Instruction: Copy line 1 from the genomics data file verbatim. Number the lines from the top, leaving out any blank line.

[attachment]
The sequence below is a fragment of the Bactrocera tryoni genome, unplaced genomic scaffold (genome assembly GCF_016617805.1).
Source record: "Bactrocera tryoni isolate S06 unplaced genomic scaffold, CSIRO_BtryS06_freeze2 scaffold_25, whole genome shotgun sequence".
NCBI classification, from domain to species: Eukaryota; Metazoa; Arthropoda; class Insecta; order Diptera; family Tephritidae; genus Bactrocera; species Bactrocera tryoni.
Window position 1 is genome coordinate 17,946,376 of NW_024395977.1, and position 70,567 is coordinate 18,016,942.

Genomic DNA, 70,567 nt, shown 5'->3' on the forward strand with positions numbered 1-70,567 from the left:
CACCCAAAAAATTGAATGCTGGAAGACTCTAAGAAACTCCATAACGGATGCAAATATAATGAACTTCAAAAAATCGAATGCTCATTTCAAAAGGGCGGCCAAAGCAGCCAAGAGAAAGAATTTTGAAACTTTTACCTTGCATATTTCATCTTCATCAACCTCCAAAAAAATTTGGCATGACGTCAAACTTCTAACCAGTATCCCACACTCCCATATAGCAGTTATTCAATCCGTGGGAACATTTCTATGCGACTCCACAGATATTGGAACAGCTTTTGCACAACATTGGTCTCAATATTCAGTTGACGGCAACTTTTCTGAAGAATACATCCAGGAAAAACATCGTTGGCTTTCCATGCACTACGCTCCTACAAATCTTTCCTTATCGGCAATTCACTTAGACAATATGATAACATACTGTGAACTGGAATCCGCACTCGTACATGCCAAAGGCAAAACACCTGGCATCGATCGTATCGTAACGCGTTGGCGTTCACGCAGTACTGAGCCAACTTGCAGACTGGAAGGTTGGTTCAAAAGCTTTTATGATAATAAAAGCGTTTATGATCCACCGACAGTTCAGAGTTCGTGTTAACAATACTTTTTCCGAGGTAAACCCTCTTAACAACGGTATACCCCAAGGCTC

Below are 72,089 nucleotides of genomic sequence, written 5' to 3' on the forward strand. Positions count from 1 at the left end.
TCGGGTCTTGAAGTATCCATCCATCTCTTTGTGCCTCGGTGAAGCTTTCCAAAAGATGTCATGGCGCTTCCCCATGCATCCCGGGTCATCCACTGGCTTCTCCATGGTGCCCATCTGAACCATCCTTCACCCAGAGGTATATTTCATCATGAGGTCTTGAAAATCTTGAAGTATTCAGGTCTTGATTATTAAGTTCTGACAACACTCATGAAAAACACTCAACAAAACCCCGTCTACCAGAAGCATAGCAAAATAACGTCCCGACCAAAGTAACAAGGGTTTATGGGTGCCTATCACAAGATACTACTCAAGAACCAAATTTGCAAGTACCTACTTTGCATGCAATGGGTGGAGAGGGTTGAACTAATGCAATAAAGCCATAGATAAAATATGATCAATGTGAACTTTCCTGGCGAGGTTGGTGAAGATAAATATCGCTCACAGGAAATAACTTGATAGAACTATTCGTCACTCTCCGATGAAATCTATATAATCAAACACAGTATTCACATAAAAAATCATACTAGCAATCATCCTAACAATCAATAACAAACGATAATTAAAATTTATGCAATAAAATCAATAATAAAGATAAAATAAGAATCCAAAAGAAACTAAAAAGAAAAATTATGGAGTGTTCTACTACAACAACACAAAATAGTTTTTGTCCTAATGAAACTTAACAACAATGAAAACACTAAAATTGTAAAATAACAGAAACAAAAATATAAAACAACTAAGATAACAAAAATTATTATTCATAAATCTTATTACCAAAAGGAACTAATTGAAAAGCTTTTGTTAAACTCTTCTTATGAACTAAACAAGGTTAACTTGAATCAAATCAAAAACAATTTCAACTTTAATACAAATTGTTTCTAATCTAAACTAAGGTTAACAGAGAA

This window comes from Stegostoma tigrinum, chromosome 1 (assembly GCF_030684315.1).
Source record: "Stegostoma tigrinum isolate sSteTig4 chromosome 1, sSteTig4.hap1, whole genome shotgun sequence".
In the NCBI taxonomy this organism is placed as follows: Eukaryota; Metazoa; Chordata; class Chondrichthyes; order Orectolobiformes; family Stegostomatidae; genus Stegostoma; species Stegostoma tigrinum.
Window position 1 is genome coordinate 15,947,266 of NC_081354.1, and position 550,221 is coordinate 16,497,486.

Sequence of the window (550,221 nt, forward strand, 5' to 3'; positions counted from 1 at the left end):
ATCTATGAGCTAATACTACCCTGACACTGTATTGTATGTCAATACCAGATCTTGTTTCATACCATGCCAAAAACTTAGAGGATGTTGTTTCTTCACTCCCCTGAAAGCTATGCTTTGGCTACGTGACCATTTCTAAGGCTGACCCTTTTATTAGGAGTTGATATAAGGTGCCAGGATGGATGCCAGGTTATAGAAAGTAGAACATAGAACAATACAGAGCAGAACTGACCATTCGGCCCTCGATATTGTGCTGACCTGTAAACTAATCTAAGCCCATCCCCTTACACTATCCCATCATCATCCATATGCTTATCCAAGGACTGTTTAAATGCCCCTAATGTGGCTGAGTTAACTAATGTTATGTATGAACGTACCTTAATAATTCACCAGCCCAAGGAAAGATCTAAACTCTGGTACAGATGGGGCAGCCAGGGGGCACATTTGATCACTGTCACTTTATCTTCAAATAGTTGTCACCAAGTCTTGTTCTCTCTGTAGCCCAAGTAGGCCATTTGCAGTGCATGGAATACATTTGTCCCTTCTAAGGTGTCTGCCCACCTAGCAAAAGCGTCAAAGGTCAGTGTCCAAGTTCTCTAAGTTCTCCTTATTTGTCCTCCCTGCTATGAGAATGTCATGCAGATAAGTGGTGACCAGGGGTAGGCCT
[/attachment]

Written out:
The sequence below is a fragment of the Bactrocera tryoni genome, unplaced genomic scaffold (genome assembly GCF_016617805.1).